Equity Theory of Motivation - QS Study
QS Study

What role does equity play in motivation? An employee with several years of experience can be frustrated to find out that a recent college grad hired at a salary level higher than he or she is current earnings, causing motivation levels to drop.

  • Employees make comparisons between their job inputs and outcomes relative to those of others.
  1. If we perceive our ratio to be equal to that of the relevant others with whom we compare ourselves, a state of equity is said to exist. We perceive our situation as fair.
  2. When we see the ratio as unequal, we experience equity tension.
  • Additionally, the referent that an employee selects adds to the complexity of equity theory. There are four referent comparisons that an employee can use:
  1. Self-inside: An employee’s experiences in a different position inside his or her current organization
  2. Self-outside: An employee’s experiences in a situation or position outside his or her current organization
  3. Other-inside: Another individual or group of individuals inside the employee’s organization
  4. Other-outside: Another individual or group of individuals outside the employee’s organization
  • Which referent an employee chooses will be influenced by the information the employee holds about referents. as well as by the attractiveness of the referent.
  1. There are four moderating variables: gender, length of tenure, level in the organization and amount of education of professionalism.
  2. Men and women prefer same-sex This also suggests that if women are tolerant of lower pay, it may be due to the comparative standard they use.
  3. Employees in jobs that are not sex-segregated will make more cross-sex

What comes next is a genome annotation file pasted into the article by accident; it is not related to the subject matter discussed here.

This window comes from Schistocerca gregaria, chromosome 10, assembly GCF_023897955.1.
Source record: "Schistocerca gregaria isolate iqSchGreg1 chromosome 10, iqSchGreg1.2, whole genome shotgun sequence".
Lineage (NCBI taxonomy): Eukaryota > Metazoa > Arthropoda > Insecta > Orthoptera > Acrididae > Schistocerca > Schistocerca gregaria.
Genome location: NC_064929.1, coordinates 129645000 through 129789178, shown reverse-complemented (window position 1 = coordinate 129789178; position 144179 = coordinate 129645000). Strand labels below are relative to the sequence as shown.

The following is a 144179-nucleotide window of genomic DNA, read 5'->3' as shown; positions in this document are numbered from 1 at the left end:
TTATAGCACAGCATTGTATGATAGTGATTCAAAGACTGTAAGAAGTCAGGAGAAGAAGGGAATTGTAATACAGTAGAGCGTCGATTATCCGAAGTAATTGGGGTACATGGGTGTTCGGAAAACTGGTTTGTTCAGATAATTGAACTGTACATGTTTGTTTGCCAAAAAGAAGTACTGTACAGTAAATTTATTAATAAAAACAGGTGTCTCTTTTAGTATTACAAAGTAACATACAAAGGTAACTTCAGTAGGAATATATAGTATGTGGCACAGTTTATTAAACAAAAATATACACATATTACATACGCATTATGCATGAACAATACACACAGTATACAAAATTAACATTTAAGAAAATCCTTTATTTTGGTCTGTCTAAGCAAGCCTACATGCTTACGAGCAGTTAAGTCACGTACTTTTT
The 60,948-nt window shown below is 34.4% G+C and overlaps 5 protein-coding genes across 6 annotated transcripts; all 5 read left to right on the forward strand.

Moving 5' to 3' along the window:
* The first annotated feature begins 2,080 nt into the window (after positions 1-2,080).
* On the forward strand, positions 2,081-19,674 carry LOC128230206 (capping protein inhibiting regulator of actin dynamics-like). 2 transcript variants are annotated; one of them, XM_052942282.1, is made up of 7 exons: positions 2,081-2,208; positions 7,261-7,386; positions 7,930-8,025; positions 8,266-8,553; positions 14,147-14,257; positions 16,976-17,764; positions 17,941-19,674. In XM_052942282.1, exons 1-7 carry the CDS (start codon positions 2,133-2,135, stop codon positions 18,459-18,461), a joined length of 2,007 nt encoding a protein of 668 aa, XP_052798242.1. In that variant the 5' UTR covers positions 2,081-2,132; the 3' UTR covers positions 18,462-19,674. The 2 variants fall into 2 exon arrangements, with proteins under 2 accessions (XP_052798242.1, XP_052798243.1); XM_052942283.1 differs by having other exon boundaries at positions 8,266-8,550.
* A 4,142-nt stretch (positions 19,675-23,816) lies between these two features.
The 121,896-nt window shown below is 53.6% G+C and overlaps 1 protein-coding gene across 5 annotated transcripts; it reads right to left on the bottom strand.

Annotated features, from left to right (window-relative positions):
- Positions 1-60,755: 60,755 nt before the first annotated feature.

comparisons than those in jobs that are either male- or female-dominated.
  • Employees with a short tenure in their current organizations tend to have little information about
  • Employees with long tenure rely more heavily on coworkers for comparison.
  • Upper-level employees tend to be more cosmopolitan and have better information about people in other organizations. Therefore, these types of employees will make more other- outside comparisons.
  • When employees perceive an inequity, they can be predicted to make one of six choices:
  1. Change their inputs.
  2. Change their outcomes.
  3. Distort perceptions of self.
  4. Distort perceptions of others.
  5. Choose a different referent.
  6. Lease the field.
  • The theory establishes the following propositions relating to inequitable pay:
  1. Given payment by time, over-rewarded employees will produce more than will equitably pay employees.
  2. Given payment by the quantity of production, over-rewarded employees will produce fewer, but higher quality, units that will equitably pay employees.
  3. Given payment by time, under-rewarded employees will produce less or poorer quality of output.
  • Given payment by the quantity of production, under-rewarded employees will produce a large number of low-quality units in comparison with equitably paid employees.
  • These propositions have generally been supported with a few minor qualifications.
  1. Inequities created by overpayment do not seem to have a very significant impact on behavior in most work situations.
  2. Not all people arc equity sensitive.
  • Employees also seem to look for equity in the distribution of other organizational rewards.
  • Finally, recent research has been directed at expanding what is meant by equity or fairness.
  1. Historically, equity theory focused on distributive justice or the perceived fairness of the amount and allocation of rewards among individuals.
  2. Equity should also consider procedural justice, the perceived fairness of the process used to determine the distribution of rewards.
  3. The evidence indicates that distributive justice has a greater influence on employee satisfaction than procedural justice.
  4. Procedural justice tends to affect an employee’s organizational commitment, trust in his or her boss, and intention to quit.
  5. By increasing the perception of procedural fairness, employees are likely to view their bosses and the organization as positive even if they are dissatisfied with pay, promotions, and other personal outcomes.

Equity Theory demonstrates that, for most employees, motivation is influenced significantly by relative rewards as well as by absolute rewards, but some key issues are still unclear.

This can be illustrated by the following equation:

Individual’s outcomes / Individual’s own inputs = Relational partner’s outcomes / Relational partner’s inputs